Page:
4. The most pressing problem in Europe is how to deal with the current refugee crisis. It is time for more solidarity and shared responsibility. We need to resolve this issue in a sustainable manner, so that those who risk their lives to find safe shelter can indeed be given the protection they are so desperately seeking.
Whilst the Commission’s Agenda on Migration is a useful step forward, the Dublin Regulation is still in force and continues to stipulate that the Member State where a refugee first sets foot on EU territory must accept responsibility for this person and process their application for asylum. Relief to those countries that currently receive the bulk of refugees has so far been provided on a more or less voluntary basis. It is now time to act systematically and consequentially rather than just pay lip service. This requires the introduction of a permanent quota system, and politicians must stop hiding behind the failed Dublin principle. We need a genuine European asylum and migration policy. One of the ways to address this would be a European agency in charge of all asylum procedures, maintaining a number of EU reception centres and supervising Member States’ compliance with minimum standards: ensuring thereby that the burden is fairly distributed throughout the EU. This may sound like a radical proposal but it would be a suitable instrument for getting rid of the uneven qualities among Member State standards as well as the bottlenecks caused by the massing of thousands of refugees in only a few member states.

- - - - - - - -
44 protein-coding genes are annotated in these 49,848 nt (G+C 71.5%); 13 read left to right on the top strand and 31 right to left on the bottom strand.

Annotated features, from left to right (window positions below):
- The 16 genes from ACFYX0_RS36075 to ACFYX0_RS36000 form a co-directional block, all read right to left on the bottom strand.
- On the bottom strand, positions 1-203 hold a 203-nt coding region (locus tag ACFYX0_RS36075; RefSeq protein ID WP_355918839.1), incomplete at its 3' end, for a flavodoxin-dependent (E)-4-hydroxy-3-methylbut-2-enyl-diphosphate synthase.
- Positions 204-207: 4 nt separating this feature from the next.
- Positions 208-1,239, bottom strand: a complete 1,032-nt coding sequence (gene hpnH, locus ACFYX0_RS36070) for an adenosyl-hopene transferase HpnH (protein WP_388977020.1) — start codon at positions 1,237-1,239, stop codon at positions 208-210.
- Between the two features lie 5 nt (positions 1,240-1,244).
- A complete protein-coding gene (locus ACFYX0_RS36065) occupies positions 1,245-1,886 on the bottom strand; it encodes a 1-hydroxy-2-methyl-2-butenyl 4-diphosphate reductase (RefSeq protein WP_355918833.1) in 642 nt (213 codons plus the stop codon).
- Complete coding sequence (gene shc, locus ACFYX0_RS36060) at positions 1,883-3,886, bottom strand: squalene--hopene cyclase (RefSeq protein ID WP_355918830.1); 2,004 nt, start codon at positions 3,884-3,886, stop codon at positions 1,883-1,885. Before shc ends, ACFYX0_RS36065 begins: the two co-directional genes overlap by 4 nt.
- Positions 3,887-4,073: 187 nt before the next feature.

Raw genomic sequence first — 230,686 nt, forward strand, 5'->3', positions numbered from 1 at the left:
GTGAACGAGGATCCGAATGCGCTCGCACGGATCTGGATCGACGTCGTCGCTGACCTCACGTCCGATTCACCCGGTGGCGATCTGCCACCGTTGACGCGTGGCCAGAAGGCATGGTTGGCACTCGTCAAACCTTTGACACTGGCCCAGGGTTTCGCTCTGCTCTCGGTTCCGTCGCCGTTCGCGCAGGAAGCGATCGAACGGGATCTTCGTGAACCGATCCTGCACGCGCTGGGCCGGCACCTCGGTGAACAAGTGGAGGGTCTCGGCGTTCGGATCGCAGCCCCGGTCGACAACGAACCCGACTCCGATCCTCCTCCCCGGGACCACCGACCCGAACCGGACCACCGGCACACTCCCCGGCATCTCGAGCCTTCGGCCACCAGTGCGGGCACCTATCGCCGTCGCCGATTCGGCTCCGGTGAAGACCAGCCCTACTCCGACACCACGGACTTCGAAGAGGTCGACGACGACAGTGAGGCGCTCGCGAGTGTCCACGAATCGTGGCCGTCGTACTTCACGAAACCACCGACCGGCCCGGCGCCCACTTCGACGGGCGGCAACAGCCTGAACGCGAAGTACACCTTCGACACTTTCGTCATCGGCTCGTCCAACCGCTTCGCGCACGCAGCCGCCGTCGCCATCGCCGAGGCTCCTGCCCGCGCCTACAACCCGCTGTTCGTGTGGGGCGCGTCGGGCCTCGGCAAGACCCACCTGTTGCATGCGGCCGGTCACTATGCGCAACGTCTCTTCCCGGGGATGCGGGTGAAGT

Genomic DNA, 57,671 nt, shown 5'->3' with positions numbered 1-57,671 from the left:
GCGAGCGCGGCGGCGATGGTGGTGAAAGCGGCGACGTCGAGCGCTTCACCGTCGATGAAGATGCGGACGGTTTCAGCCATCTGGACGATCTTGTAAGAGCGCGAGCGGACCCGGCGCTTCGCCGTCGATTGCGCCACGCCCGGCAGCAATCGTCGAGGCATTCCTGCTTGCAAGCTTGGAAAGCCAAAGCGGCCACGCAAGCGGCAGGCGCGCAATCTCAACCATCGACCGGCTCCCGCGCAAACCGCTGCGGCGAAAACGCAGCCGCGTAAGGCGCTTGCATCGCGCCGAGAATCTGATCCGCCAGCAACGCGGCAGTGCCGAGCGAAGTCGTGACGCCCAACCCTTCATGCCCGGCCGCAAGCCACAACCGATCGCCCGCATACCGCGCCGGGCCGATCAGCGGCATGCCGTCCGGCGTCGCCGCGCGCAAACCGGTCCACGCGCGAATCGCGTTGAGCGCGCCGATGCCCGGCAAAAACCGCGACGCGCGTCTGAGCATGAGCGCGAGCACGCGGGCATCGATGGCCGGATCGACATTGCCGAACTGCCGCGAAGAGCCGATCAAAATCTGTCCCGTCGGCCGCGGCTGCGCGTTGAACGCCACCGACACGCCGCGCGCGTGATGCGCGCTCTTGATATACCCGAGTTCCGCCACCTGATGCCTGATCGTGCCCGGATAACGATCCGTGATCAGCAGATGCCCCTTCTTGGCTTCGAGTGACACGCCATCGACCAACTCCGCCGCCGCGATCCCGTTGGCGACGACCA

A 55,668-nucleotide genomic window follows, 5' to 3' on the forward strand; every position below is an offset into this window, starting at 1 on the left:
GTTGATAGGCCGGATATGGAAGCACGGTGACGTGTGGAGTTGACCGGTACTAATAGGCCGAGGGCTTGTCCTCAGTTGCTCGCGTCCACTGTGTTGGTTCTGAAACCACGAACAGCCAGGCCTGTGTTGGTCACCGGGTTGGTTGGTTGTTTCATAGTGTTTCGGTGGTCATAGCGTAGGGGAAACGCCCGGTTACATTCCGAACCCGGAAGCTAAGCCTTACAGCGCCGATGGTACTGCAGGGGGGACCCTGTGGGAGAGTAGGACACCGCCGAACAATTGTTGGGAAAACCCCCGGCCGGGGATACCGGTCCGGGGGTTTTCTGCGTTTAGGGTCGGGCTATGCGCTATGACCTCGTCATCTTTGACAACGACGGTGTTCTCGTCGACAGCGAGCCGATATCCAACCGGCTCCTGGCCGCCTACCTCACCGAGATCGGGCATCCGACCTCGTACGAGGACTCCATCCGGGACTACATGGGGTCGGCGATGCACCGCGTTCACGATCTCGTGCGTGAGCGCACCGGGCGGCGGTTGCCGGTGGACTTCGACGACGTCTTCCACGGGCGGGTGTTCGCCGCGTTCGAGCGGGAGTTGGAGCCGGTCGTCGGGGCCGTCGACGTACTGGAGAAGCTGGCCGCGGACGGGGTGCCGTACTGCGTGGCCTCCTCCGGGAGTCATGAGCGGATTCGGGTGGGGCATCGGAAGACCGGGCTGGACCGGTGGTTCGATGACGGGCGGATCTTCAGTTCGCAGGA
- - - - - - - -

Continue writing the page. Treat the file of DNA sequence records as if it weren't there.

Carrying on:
More on the Refugee Crisis
5. To close, let me briefly refer to the introduction of a European unemployment insurance scheme. Owing to many unresolved issues, this is unlikely to be realised in the very near future, but it is still well worth discussing. As recent years have taught us, we need a mechanism of automatic stabilisers for the European economy as a whole. A European unemployment insurance system could help in buffering asymmetric shocks, it would alleviate the burden on the budgets of crisis nations and help them to speedily re-establish growth. Simultaneously, such a system would guarantee a minimum of social security for Europeans in general to rely on in times of crisis. We could demonstrate that the EU is indeed about shared values, focussing on solidarity rather than just on saving banks, and improving people’s lives through active and discernible measures.
These few examples highlight the fact that we can, step by step, get closer to a socially just Europe if we work together. Our aim must be to get rid of the ruinous downward spiral mentioned earlier and put the focus on improving life for Europeans. I see no contradiction between social justice and economic success. They are two sides of the same coin. Europe can and must strive to reach both.